In 2011 I decided to take early retirement after a 30-year career in the Civil Service. I needed some time out and wanted to focus on giving my time to the charity sector. I became CEO of Worcestershire Association of Carers a year later, so I guess you could say I was a relative newcomer to the third sector even though, in some respects, I was in the latter stages of my career.
Having been the CEO of the charity for seven years, I recognised that although we were already a successful organisation, I knew we could do even better. I was aware of the challenges holding us back: I needed to improve my relationship with the board -their concern around our income diversification had led to some tensions between myself and the trustees- and we needed to develop a five-year strategic plan that everyone could relate to and work together to deliver.
When I came across the Weston Charity Awards it looked like it could help us on this journey, with the added bonus of some unrestricted income! The support available from Pilotlight sounded like it could also help me tackle the issues I had identified, so I applied.
A new approach
Once we started the Pilotlight Programme it quickly became clear that the approach and methods would give us a framework where we could progress as a charity. Even though there was initially some scepticism from trustees about how it would work, and their expectations about what the Pilotlighter team would be able to do for us, the structure of the project meant that we could work at overcoming the leadership challenges and build confidence in the process. Our Chair and I had agreed that we would need to take a team approach to make the best of the opportunity offered, so we both attended most of the meetings with the team. Travelling together to London gave us time and space to explore issues in depth, prepare for meetings and probably most importantly, to get to know each other better.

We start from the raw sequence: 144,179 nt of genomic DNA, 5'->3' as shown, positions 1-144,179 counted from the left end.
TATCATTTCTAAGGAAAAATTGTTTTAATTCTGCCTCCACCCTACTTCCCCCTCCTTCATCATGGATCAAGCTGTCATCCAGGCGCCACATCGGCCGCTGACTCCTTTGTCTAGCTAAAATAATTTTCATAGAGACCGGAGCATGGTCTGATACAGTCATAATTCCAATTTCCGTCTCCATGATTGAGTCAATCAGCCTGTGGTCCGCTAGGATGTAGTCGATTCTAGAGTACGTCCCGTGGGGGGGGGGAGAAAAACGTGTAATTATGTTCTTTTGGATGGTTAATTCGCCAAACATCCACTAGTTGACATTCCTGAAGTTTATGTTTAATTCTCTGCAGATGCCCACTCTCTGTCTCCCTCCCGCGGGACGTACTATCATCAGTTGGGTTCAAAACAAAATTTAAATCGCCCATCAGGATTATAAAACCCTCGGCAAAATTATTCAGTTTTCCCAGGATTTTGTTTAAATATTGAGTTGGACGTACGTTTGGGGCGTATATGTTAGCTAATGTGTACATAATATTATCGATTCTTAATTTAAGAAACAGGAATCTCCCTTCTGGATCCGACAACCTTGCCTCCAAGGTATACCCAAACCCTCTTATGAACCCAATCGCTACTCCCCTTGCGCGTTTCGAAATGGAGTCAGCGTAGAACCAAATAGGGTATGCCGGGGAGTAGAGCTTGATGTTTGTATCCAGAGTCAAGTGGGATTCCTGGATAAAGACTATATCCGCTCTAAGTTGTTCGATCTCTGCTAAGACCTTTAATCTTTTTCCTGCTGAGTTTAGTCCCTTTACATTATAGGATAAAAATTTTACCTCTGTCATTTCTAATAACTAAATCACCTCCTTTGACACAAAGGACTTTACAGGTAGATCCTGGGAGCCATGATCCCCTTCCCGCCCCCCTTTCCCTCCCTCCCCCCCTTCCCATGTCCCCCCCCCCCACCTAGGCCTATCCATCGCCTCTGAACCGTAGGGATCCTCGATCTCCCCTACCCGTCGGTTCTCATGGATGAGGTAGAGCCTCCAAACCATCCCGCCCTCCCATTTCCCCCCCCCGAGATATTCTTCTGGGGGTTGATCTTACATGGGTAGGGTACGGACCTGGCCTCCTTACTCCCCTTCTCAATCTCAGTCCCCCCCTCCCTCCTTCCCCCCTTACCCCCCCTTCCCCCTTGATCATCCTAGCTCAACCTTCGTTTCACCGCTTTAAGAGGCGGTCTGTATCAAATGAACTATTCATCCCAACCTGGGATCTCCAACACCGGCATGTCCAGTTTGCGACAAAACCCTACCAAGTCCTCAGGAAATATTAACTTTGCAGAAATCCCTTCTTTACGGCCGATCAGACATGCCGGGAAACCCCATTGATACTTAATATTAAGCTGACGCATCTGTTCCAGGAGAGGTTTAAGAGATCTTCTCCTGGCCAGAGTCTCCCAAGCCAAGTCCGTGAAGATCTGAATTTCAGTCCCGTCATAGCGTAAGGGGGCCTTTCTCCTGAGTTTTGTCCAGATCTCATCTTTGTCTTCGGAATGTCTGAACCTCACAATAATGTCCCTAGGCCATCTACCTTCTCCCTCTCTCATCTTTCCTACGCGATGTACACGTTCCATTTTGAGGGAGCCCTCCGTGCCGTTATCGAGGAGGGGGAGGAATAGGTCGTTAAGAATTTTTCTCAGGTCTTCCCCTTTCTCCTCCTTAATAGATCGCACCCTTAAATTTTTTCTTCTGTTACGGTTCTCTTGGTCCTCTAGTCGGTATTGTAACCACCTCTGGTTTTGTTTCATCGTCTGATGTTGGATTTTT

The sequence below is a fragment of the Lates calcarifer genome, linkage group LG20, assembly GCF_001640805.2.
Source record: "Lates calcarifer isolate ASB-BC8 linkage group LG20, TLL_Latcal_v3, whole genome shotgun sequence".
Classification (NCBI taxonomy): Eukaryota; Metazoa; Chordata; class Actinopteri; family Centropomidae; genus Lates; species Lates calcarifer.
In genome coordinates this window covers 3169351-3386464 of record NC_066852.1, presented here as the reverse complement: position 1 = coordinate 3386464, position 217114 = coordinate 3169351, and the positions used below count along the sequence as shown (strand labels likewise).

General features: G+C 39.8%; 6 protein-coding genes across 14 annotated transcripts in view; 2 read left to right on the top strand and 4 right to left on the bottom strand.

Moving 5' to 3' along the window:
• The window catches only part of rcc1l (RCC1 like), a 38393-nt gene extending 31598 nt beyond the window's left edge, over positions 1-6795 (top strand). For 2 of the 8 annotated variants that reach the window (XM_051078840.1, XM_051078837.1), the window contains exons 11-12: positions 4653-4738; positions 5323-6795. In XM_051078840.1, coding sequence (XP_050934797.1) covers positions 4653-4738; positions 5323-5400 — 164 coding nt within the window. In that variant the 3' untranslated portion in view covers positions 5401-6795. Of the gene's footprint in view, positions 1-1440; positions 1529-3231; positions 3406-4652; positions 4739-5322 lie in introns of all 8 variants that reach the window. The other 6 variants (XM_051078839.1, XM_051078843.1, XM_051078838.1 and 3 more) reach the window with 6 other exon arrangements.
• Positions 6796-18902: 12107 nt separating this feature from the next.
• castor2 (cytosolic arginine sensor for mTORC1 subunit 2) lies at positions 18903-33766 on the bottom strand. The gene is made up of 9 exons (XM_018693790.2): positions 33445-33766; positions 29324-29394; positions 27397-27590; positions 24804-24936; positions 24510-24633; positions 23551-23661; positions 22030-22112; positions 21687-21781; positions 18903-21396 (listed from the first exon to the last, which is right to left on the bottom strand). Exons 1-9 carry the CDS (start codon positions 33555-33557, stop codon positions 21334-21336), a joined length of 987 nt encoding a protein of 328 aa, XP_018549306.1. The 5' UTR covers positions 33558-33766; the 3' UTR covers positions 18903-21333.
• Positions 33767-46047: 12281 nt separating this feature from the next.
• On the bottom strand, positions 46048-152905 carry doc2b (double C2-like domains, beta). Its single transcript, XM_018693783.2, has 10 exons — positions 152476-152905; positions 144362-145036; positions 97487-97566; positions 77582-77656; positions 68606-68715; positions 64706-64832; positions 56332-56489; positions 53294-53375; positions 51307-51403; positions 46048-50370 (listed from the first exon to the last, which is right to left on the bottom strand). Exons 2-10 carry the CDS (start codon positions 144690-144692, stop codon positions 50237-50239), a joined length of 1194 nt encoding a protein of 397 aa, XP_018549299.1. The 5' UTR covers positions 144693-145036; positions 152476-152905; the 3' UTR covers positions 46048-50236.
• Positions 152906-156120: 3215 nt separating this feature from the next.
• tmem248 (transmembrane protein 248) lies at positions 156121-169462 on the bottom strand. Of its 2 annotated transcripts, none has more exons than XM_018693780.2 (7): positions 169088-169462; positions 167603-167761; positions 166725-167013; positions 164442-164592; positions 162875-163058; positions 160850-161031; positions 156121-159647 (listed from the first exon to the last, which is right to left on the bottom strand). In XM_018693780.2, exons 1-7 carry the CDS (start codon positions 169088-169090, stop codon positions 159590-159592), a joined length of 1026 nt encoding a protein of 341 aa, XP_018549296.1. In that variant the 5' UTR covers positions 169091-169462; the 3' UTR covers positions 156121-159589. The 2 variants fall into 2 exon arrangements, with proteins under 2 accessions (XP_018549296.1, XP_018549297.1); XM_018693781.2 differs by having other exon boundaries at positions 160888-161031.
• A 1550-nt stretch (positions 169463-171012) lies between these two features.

By the end of the project we’d agreed to take a senior leadership ‘team’ approach to delivering the agreed five-year strategy. This ‘team’ would include both trustees and the senior management team which helped spread the ownership of the plan to a wider group. This has given the charity a stronger foundation for the future with an aspirational but achievable five-year plan, improved skills and knowledge to deliver it, and a much-improved relationship between the board and senior team.
Stepping back and working as a team
One of the biggest learnings for me from the project has been learning to step back and be part of a team, rather than trying to solve everything myself. Working together has helped harness my passion for helping others both within and outside our organisation. This has supported my development as a small charity leader and has helped me to recognise the value of the knowledge, experience and skills I already have and to apply them in different ways. Moving forwards, I’m now turning my thoughts to how I can best use the knowledge I’ve gained to impact my local area effectively whilst balancing work and my own wellbeing. Becoming more collaborative as a charity is still something that’s in progress but working with Pilotlight has given us a firm foundation to take it forward.